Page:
“Verasight was able to provide the most accurate nonprobability data with fewer respondents, a faster field period, and a simpler weighting procedure.”

Third, we opted for a relatively simple weighting strategy, weighting with no interactions and just 10 variables: sex, age, education, race/Hispanic ethnicity, Census region, metropolitan status, income, partisanship, smoking behavior, and home type. This contrasts with the Pew study, which weighted on Age X Gender, Education X Gender, Education X Age, Race/Ethnicity X Education, Born inside vs. outside the U.S. among Hispanics and Asian Americans, Years lived in the U.S., Census region X Metro/Non-metro, Volunteerism, Voter registration, Party affiliation, Frequency of Internet use, and Religious affiliation (this weighting was in addition to the quota sample described above). We could not weight on all of these variables because we did not ask all of them in our survey, but the fact that Verasight results were the most accurate with a much simpler weighting approach offers further validation of the Verasight data. In sum, Verasight was able to provide the most accurate nonprobability data with fewer respondents, a faster field period, and a simpler weighting procedure.

Why Verasight Data Lead the Industry in Terms of Accuracy

Several factors contribute to the accuracy of Verasight survey data. First, Verasight uses a variety of recruitment methods to ensure a representative panel. In addition to online targeting, Verasight uses probability sampling, including random address-based sampling and random person-to-person texting, to invite panelists. This multi-method approach improves accuracy, while also keeping Verasight prices comparable to (or less expensive than) nonprobability vendors. Second, Verasight panelists are verified via multi-step authentication, including providing an SMS response from a mobile phone registered with a major U.S. carrier (e.g., no VOIP or internet phones). Third, Verasight fairly compensates respondents for every survey taken (even if they end up being screened out), allows respondents to choose how they are compensated (Venmo, PayPal, gift card, pre-paid Visa card, or charitable donation), and never routes respondents from survey-to-survey. Our “Excellent” rating on Trustpilot shows how much Verasight panelists appreciate taking our surveys and being part of the Verasight community.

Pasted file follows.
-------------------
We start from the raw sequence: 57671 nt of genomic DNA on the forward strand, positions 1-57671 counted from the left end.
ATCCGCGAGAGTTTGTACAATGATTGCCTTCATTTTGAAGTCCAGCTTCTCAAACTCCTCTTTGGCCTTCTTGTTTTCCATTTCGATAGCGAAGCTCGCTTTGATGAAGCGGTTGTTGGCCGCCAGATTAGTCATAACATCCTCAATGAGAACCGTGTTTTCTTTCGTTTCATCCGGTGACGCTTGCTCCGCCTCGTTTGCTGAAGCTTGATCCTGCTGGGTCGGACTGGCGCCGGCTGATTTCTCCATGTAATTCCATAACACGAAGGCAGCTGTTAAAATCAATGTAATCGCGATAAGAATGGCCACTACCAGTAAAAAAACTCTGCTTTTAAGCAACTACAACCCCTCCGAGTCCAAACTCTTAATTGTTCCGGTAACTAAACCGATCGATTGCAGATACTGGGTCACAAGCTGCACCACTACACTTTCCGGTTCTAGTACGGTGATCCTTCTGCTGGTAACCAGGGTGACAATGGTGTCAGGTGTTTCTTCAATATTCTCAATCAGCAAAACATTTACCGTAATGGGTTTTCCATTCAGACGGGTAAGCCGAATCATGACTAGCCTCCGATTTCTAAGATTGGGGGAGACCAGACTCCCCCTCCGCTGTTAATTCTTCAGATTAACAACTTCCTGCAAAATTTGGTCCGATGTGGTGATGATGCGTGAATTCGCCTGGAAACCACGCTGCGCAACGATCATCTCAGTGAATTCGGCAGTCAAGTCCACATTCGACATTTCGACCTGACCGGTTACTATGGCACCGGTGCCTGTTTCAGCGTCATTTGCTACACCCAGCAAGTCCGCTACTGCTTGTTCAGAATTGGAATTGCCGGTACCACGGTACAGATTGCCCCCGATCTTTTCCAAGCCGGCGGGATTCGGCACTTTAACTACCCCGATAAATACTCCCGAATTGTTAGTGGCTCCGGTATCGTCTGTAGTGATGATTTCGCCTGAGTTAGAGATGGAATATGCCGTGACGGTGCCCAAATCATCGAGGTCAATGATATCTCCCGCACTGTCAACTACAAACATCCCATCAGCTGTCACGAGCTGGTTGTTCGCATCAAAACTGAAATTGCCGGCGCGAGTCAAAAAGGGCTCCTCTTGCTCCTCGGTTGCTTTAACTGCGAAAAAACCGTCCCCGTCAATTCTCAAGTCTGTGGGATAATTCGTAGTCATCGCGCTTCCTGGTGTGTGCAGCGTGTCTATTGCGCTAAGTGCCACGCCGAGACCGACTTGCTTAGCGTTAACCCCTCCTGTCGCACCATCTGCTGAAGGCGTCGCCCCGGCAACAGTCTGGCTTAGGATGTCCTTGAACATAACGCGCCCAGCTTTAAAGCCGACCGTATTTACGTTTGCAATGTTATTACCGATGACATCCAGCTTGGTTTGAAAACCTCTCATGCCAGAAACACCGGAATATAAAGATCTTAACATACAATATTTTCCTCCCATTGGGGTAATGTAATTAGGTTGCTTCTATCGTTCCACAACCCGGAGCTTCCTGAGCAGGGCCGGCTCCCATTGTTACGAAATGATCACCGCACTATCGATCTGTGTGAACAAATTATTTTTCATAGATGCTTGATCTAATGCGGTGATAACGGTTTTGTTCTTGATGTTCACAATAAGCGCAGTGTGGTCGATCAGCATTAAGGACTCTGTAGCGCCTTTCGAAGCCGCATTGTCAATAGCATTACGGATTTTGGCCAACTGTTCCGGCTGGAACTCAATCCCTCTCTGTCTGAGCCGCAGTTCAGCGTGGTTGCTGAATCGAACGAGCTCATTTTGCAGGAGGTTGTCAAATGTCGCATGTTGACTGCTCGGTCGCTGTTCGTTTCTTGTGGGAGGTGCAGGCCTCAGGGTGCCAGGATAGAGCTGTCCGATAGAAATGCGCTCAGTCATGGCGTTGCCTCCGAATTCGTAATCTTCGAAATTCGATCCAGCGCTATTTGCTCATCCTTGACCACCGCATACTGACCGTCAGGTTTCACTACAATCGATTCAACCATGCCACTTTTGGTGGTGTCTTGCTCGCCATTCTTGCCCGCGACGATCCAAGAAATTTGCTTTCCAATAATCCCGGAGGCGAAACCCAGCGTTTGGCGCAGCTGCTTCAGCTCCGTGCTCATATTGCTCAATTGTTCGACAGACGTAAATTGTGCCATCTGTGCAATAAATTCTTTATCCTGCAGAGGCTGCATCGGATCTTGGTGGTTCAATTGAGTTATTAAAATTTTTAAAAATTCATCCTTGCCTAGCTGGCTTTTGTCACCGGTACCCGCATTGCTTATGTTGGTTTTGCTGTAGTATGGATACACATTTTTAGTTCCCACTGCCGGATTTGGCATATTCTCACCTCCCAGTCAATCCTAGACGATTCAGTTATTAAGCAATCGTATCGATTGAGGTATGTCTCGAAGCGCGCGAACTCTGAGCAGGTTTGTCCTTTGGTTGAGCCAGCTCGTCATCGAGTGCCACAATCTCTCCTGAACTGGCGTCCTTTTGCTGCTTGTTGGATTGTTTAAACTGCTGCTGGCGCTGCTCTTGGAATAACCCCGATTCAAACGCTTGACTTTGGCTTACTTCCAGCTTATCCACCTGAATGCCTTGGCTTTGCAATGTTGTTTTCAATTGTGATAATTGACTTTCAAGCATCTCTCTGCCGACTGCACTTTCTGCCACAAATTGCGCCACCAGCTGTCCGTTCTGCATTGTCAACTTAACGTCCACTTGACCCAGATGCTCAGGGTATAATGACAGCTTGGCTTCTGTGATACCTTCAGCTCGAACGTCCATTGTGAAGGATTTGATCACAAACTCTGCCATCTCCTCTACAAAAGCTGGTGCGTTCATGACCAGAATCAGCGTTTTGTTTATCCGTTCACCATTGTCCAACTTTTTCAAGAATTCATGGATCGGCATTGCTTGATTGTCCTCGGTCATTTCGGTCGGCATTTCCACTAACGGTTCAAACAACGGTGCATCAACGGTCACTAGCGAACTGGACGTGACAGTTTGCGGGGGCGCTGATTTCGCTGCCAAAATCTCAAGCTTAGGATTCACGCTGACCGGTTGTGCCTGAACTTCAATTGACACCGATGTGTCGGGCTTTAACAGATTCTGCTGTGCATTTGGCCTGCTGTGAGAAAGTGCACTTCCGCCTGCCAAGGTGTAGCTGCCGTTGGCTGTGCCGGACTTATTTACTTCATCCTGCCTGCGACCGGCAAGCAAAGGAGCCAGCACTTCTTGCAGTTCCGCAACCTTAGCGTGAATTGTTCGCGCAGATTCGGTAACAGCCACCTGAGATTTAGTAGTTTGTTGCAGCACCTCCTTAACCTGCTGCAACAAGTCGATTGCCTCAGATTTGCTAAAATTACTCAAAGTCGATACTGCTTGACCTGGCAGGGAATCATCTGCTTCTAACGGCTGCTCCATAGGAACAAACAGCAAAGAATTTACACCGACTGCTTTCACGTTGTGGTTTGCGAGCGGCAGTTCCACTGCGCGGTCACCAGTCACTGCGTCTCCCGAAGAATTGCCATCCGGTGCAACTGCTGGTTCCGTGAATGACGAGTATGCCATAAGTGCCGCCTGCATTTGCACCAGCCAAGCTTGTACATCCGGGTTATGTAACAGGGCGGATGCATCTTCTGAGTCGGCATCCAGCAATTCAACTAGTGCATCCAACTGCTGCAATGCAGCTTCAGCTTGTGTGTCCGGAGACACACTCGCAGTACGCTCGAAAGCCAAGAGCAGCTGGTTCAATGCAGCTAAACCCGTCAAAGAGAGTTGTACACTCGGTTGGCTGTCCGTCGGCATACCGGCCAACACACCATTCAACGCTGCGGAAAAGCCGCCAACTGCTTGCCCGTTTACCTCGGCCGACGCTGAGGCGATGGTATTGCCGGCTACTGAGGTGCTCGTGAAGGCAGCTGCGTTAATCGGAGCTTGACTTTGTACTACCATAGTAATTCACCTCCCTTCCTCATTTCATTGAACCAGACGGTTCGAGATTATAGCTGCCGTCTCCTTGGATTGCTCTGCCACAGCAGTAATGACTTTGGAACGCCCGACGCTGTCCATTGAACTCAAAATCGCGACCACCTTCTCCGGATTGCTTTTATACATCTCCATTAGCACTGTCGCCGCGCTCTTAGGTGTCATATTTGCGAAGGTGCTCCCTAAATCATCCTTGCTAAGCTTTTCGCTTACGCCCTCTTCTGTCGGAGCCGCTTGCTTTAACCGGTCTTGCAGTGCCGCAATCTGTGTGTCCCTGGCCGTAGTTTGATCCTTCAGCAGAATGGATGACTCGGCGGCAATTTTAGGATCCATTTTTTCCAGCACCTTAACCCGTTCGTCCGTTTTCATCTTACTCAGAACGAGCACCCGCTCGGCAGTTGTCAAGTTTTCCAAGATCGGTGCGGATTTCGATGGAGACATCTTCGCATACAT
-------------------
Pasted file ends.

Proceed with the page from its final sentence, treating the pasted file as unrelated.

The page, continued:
Figure 3. Verasight’s Trustpilot rating is among the highest in the industry.

Verasight is also an industry leader in data transparency. Verasight is a member of the American Association for Public Opinion Research Transparency Initiative and Verasight regularly archives nonproprietary survey data with the Roper Center for Public Opinion Research, where Verasight has received a 10/10 “Greatly Exceeds Requirements” Roper Transparency Score. 

The Verasight Panel Also Compares Extremely Favorably to Probability Samples

While the nonprobability data analyzed above are most analogous to the Verasight panel in cost and sample type, the Pew study also included three probability samples. When we analyzed the probability samples in the Pew study, Verasight did extremely well in comparison to these samples.

Given the cost differences between probability and nonprobability survey data, Verasight’s relative accuracy might be especially surprising. Although it is impossible to know how much the Pew Research Center paid for the probability samples, NORC at the University of Chicago is a well-known probability sample provider that can be used to understand price differences between probability samples and Verasight data. Pricing for questions on NORC’s on omnibus survey start at $3,000 for three questions. A 50-question Verasight survey for academic or nonprofit researchers costs just $2,000 more than 3 omnibus questions at NORC. In other words, probability surveys often cost 10 times Verasight panel pricing.

Despite these massive price differences, the Verasight panel does extremely well when compared to the probability samples in the Pew study. Across all response categories, Verasight was more accurate than at least one probability sample more than 50 percent of the time. Furthermore, Verasight averaged within 1.5 percentage points from the probability samples; median absolute difference was 1.21 percentage points and mean absolute difference was 1.47 percentage points. Additionally, as discussed above, the smaller sample size, shorter fielding period, and more parsimonious weighting approach mean this was a “best case” for the other samples. In a true head-to-head comparison we would expect Verasight to do even better. Indeed, Verasight’s 2020 Election Polling was the most accurate (Verasight was previously named Reality Check Insights).